FM newswire for April 29, interesting articles about geopolitics

Today’s links to interesting news and analysis. If you find this useful, please pass it to a friend or colleague.

  1. Libertarianism in Ancient China“, Murray N. Rothbard, Ludwig von Mises Institute, 23 December 23, 2009
  2. Another important work by RAND:  “How Insurgencies End“, Ben Connable and Martin C. Libicki, RAND, April 2010
  3. Our major political figures reflect who we are:  “Sara Palin, Inc“, Joshua Green, The Atlantic, April 2010
  4. China knows how to make friends:  “China – Sri Lanka’s top lender in 2009“, Sunday Observer, 18 April 2010
  5. Manas Closure Could Threaten U.S.’ Afghan Strategy“, Defense News, 25 April 2010
  6. Rebuttal to the above:  “Clueless at the Pentagon“, Scott Horton, website of Harper’s, 27 April 2010
  7. Congress Is Abdicating Its Authority on Wars“, Stephen R. Weissman, Roll Call, 26 April 2010
  8. Perhaps the most important domestic public policy change during the Obama Administration:  “Wal-Mart Gender Case Divides Court“, New York Times, 26 April 2010 — But no elected official is involved.  Such is American democracy.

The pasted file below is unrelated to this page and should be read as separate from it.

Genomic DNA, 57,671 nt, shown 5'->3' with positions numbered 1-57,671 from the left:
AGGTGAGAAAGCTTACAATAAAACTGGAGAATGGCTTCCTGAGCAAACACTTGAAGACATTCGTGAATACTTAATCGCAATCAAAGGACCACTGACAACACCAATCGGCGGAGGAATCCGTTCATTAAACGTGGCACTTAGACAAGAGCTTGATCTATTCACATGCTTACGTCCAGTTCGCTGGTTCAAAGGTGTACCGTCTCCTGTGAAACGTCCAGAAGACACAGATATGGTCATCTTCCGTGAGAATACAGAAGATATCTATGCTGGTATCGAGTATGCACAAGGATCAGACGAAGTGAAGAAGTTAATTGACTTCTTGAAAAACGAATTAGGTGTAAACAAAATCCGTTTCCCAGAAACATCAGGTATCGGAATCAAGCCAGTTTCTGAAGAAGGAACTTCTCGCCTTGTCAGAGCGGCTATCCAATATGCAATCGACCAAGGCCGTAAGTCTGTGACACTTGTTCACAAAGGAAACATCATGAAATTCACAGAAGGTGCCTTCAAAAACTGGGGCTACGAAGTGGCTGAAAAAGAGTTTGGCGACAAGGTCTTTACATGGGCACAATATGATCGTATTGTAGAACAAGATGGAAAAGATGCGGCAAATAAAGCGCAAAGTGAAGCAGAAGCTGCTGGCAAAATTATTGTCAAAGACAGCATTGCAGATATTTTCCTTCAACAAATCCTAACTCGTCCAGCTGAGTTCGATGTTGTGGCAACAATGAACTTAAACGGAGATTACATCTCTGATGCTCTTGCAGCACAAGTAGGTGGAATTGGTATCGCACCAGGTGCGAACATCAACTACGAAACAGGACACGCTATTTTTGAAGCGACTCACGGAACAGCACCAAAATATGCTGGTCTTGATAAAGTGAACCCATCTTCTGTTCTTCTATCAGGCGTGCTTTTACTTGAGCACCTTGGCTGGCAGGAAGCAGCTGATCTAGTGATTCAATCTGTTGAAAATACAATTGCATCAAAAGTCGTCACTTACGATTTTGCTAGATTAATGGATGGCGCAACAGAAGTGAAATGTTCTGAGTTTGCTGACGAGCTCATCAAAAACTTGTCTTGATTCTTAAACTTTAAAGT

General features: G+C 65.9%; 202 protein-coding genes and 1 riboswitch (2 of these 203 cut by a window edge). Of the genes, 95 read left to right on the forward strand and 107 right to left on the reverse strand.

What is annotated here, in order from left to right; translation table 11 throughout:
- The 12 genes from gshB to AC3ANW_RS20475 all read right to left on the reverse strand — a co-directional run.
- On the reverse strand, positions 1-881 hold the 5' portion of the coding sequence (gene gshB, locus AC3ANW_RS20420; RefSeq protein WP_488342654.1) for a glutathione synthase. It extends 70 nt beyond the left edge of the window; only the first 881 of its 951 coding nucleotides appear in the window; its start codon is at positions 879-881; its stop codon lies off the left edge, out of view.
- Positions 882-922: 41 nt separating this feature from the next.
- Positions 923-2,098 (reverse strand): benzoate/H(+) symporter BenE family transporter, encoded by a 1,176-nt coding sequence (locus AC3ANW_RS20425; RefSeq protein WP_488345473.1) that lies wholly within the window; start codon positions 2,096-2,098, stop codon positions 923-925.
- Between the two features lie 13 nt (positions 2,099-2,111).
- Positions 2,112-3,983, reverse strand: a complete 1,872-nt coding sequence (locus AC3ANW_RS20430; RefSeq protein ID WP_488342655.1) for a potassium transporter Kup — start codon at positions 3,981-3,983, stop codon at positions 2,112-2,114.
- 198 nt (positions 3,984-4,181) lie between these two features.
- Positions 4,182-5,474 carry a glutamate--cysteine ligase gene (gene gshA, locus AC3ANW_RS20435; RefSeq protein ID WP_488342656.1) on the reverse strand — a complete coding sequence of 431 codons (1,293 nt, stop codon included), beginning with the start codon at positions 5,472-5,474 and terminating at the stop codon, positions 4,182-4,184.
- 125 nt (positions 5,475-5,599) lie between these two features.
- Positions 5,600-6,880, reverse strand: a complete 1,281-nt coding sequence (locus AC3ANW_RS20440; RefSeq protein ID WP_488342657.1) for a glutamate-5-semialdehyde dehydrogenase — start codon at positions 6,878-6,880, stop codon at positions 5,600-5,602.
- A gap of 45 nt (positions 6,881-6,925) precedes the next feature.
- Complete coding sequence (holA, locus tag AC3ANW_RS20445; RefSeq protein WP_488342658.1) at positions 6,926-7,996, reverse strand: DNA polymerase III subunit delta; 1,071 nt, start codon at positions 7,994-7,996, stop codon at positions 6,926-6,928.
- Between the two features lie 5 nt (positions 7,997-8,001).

9. More about America’s primitive infrastructure (but we do great wars):  “Denial of Service“, Slate, 28 April 2010 — “Don’t believe the telecoms. Broadband access in the United States is even worse than you think.”

Quote of the day

From “Not Even in South Park?“, Ross Douthat, op-ed in the New York Times, 2 April 2010:

Our culture has few taboos that can’t be violated, and our establishment has largely given up on setting standards in the first place. Except where Islam is concerned. There, the standards are established under threat of violence, and accepted out of a mix of self-preservation and self-loathing.

This is what decadence looks like: a frantic coarseness that “bravely” trashes its own values and traditions, and then knuckles under swiftly to totalitarianism and brute force.

Happily, today’s would-be totalitarians are probably too marginal to take full advantage. This isn’t Weimar Germany, and Islam’s radical fringe is still a fringe, rather than an existential enemy. For that, we should be grateful. Because if a violent fringe is capable of inspiring so much cowardice and self-censorship, it suggests that there’s enough rot in our institutions that a stronger foe might be able to bring them crashing down.

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